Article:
Historic California palm trees come crashing down into ocean amid powerful winter storms

REFUGIO STATE BEACH, Calif. — A severe storm that pummeled California has taken a toll on some of the state’s most iconic trees.

Several majestic palm trees that usually flank the Refugio State Beach just north of Santa Barbara have come crashing down in recent days. Images show how the massive, 100-year-old trees were completely uprooted as they fell into the ocean.

Local officials say a combination of factors caused the trees to fall: several years of beach erosion, combined with powerful high tides and oversaturated soils from the back-to-back atmospheric rivers that brought heavy rains and high winds across the state.

“As the ground gets saturated, the trees start to fall, the eucalyptus, the palm trees, the ground gets so wet with water the roots can’t hold in the ground anymore and the trees come falling over,” Craig VanderZwaag, Santa Barbara County fire battalion chief, told NBC News.

Dena Bellman, district superintendent of California State Parks’ Channel Coast district, said officials have tagged several more trees at the beach that they say are at high risk of falling, especially with a new round of rains hitting California.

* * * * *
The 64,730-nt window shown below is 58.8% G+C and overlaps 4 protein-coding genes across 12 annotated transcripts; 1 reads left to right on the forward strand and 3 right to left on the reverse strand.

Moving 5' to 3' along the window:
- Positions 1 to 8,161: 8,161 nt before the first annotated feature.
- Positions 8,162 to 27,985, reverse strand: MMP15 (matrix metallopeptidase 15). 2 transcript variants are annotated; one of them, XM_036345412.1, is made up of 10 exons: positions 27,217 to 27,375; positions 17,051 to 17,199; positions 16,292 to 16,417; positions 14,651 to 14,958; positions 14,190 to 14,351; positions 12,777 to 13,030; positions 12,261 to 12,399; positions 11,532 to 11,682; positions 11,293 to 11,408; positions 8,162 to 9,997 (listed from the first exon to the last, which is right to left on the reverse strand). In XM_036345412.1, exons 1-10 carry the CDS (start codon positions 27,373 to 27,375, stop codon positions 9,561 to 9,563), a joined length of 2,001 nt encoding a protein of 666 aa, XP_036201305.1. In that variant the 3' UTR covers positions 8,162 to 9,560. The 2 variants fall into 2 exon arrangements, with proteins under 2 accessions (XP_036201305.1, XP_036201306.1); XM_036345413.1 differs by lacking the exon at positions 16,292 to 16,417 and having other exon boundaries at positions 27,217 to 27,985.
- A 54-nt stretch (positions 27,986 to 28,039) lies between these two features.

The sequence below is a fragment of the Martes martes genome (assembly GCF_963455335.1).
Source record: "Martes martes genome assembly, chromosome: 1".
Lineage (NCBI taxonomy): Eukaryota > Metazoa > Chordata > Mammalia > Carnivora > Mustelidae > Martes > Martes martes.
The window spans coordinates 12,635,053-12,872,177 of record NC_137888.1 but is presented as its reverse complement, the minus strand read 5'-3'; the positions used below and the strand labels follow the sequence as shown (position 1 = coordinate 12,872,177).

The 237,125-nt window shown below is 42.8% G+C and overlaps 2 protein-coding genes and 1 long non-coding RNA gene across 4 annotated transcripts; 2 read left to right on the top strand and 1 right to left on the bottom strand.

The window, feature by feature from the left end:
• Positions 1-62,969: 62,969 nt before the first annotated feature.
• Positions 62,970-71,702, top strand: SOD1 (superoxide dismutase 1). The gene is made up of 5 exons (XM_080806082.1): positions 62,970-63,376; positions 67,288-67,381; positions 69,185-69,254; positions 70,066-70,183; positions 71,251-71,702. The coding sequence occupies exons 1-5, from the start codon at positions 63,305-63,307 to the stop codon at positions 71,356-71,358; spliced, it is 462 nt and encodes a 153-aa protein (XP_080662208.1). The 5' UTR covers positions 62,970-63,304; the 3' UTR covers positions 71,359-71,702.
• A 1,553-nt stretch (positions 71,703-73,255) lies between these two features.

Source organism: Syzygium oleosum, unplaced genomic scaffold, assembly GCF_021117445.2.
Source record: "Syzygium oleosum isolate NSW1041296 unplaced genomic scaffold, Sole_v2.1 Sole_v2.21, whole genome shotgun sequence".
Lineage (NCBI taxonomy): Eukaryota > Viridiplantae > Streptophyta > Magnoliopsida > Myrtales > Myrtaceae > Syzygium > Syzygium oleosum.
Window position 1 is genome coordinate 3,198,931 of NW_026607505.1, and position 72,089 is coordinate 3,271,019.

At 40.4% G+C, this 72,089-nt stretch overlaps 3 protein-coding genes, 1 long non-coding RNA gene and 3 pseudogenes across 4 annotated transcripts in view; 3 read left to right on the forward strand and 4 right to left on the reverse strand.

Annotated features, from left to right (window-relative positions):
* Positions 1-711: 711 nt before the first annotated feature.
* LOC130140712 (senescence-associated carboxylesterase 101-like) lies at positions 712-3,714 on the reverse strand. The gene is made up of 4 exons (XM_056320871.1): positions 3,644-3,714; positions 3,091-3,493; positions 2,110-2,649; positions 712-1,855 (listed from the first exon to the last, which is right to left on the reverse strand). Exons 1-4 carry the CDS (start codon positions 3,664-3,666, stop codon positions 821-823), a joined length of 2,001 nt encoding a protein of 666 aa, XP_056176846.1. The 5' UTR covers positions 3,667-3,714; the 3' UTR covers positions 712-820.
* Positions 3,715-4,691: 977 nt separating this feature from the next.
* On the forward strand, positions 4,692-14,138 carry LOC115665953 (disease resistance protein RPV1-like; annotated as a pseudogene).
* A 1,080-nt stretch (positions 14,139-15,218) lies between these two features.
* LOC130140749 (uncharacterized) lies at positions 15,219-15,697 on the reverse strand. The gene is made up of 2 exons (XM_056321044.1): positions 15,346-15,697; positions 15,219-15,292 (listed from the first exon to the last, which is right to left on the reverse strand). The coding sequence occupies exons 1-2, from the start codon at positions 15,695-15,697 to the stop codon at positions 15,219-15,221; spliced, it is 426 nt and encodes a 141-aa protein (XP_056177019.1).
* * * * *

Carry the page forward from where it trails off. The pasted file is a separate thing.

Due to this threat, the park is now temporarily closed to the public.

The dramatic images are a symbol of the power of these atmospheric rivers, which climate experts say are intensifying as the Earth’s temperature rises.

Los Angeles has seen 75% of its annual average rainfall in just the first three weeks of February. The city has had more rainfall than Seattle, New Orleans and Miami, and is also only about 2 inches shy of breaking its record for its wettest February.

This article was originally published on NBCNews.com

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